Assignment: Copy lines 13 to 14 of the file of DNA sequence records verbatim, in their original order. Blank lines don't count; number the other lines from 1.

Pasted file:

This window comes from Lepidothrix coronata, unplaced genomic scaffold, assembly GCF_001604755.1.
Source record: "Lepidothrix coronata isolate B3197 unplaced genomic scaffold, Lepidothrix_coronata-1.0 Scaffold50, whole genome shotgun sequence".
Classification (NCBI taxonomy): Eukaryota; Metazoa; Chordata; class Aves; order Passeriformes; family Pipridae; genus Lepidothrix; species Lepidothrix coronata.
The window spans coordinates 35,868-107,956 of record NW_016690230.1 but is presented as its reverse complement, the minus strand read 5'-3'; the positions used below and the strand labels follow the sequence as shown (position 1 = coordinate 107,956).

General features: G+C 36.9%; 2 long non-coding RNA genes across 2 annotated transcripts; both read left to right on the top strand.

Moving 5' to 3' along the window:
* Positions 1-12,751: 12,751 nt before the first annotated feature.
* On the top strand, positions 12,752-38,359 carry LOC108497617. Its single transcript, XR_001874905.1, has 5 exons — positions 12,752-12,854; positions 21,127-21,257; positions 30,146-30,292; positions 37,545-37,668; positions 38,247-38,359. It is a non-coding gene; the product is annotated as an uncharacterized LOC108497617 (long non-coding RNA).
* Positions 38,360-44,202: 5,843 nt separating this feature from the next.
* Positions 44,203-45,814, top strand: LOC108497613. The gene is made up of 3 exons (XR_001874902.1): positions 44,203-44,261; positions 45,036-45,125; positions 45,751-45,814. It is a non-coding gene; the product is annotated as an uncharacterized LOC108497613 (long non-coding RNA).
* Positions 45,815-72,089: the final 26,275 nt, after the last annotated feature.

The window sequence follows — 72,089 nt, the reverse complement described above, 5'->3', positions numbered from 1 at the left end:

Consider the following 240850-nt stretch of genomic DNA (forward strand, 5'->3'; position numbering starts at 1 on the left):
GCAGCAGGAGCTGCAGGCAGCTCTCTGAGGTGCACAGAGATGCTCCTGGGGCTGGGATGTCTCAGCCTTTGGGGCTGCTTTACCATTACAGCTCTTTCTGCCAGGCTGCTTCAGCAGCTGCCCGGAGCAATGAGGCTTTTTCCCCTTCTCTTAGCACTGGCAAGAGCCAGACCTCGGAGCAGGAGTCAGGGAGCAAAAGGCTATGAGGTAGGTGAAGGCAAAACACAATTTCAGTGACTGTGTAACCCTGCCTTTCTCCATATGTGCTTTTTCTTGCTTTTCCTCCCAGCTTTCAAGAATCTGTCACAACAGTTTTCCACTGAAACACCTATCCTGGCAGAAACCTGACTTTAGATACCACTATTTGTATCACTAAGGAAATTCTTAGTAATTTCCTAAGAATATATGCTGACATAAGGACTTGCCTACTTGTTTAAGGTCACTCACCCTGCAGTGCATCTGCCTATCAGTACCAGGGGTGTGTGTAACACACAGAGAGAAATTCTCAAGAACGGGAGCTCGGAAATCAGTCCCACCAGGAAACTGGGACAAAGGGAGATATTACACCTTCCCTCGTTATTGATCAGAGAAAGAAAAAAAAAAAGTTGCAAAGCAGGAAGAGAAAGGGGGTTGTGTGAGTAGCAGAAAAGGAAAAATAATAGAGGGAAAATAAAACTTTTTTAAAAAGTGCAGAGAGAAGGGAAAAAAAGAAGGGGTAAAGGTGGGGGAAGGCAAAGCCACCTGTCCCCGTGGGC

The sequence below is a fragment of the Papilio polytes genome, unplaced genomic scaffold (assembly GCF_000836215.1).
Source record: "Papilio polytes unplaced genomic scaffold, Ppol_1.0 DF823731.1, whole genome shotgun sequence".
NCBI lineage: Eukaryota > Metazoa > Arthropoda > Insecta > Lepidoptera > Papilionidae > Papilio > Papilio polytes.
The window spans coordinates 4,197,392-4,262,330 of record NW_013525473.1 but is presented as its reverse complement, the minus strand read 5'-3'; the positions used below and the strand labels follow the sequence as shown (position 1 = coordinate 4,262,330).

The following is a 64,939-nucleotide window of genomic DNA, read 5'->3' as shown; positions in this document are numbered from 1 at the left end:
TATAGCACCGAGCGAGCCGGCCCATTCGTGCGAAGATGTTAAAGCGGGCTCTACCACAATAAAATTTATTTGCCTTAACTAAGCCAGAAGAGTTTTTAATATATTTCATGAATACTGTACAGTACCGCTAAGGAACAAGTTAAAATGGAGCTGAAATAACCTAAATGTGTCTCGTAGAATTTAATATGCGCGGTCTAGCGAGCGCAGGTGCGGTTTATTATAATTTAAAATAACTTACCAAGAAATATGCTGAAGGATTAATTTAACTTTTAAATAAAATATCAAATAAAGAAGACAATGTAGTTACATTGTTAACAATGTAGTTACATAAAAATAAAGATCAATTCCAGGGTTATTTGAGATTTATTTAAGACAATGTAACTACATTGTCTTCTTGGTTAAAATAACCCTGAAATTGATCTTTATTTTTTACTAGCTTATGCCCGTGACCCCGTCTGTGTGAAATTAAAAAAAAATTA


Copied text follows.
Consider the following 240850-nt stretch of genomic DNA (forward strand, 5'->3'; position numbering starts at 1 on the left):
GCAGCAGGAGCTGCAGGCAGCTCTCTGAGGTGCACAGAGATGCTCCTGGGGCTGGGATGTCTCAGCCTTTGGGGCTGCTTTACCATTACAGCTCTTTCTGCCAGGCTGCTTCAGCAGCTGCCCGGAGCAATGAGGCTTTTTCCCCTTCTCTTAGCACTGGCAAGAGCCAGACCTCGGAGCAGGAGTCAGGGAGCAAAAGGCTATGAGGTAGGTGAAGGCAAAACACAATTTCAGTGACTGTGTAACCCTGCCTTTCTCCATATGTGCTTTTTCTTGCTTTTCCTCCCAGCTTTCAAGAATCTGTCACAACAGTTTTCCACTGAAACACCTATCCTGGCAGAAACCTGACTTTAGATACCACTATTTGTATCACTAAGGAAATTCTTAGTAATTTCCTAAGAATATATGCTGACATAAGGACTTGCCTACTTGTTTAAGGTCACTCACCCTGCAGTGCATCTGCCTATCAGTACCAGGGGTGTGTGTAACACACAGAGAGAAATTCTCAAGAACGGGAGCTCGGAAATCAGTCCCACCAGGAAACTGGGACAAAGGGAGATATTACACCTTCCCTCGTTATTGATCAGAGAAAGAAAAAAAAAAAGTTGCAAAGCAGGAAGAGAAAGGGGGTTGTGTGAGTAGCAGAAAAGGAAAAATAATAGAGGGAAAATAAAACTTTTTTAAAAAGTGCAGAGAGAAGGGAAAAAAAGAAGGGGTAAAGGTGGGGGAAGGCAAAGCCACCTGTCCCCGTGGGC